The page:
Max Rose, the gay Democrat who received national attention after his opponent, Elissa Slotkin, was removed from the ballot due to her qualifications, will seek to run again in Congress, but he would have to face the incumbent, Rep. Dan Donovan, for the seat, he announced on Friday.
In an interview with The New York Times, Mr. Rose said he hoped to run as an independent.
“I don’t want anyone to control my agenda,” he said. “There are enough constraints on the Democratic Party now. It is urgent to counter Republican extremism and create space for more progressive Democrats to take their rightful place in Washington. We cannot afford to let another liberal community be bullied by Republican consultants to stay out of races.”
The district includes parts of Staten Island and Brooklyn, the boroughs that surround Mr. Rose’s home in upper Manhattan. Representative Donovan, a Republican, has represented the district since 2011. He won re-election in 2016.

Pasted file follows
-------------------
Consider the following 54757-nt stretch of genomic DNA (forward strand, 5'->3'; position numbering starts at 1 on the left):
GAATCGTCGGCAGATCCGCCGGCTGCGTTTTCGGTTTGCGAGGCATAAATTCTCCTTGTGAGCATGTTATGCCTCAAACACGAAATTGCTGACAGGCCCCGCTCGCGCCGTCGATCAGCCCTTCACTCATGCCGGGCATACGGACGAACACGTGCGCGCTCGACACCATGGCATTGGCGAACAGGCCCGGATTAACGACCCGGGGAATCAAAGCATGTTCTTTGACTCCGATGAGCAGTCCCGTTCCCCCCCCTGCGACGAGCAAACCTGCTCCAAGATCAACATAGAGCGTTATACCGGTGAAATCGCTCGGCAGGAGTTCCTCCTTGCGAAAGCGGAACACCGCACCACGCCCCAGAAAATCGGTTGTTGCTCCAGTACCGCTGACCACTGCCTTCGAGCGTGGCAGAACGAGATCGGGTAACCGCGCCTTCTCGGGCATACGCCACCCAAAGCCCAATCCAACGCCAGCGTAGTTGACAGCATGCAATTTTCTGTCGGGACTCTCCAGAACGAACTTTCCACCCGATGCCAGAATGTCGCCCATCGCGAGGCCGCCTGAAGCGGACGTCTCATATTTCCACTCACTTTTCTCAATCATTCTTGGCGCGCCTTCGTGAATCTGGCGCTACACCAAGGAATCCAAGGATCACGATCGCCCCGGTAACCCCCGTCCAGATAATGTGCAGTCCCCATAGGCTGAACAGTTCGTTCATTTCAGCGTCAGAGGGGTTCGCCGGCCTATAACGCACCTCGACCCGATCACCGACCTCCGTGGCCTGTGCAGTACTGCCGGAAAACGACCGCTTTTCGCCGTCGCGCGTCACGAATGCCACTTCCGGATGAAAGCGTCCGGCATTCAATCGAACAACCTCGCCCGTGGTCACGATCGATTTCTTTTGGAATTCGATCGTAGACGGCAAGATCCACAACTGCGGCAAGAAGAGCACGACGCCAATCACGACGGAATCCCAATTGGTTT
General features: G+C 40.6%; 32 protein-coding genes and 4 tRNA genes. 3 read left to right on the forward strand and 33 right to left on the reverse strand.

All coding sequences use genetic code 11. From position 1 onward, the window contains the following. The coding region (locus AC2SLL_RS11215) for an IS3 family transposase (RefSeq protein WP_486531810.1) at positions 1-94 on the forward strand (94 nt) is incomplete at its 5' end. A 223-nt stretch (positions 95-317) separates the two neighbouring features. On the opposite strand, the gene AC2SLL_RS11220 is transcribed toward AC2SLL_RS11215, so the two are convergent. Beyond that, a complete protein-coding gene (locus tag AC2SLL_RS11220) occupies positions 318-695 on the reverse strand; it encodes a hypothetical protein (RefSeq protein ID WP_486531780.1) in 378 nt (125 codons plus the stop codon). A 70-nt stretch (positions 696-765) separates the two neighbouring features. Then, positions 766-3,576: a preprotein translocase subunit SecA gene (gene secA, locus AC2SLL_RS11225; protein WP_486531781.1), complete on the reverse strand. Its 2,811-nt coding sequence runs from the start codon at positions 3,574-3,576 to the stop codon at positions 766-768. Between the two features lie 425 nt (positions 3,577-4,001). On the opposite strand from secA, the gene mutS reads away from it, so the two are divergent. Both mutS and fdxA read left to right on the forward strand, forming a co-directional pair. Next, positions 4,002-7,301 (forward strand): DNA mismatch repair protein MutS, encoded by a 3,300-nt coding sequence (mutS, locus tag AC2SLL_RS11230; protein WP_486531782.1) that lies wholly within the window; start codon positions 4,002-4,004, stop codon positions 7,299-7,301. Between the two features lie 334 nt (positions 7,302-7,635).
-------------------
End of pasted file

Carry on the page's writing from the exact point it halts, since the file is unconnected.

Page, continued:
Mr. Rose has not officially entered the race, but so far he has collected at least $2.1 million, though he said he is raising more. (Ms. Slotkin had raised $610,370.) And his spokeswoman told The Times that she expects Mr. Rose to raise $4 million before the November 2020 election.
Here’s what The Times wrote about Mr. Rose after his win:
His simple biography speaks volumes about his hopeful, unabashed support for LGBT rights. His parents, he explained, brought him up in the gay community, where he had “tolerance” for his sexual orientation, but not a “gay-gay” acceptance. And when he entered high school in Manhattan, he was mortified when a homophobic gay friend discovered his interest in boys. “He said, ‘You are gay?’ I was terrified. And then he said, ‘But you know?’ I was devastated,” Mr. Rose said. “We’ve made great strides. And we continue to work towards that. But it’s a work in progress, and I’m so proud to be a part of it.”
In the interview with The Times, Mr. Rose said he did not think his message resonated with most voters.
“There is a lot of middle America that has real working-class challenges. My message of opportunity and empathy doesn’t square with them,” he said. “I think people in some parts of the country and rural parts of the country are so surprised by what the Democratic Party stands for. And I think that has gotten in the way of our messaging.”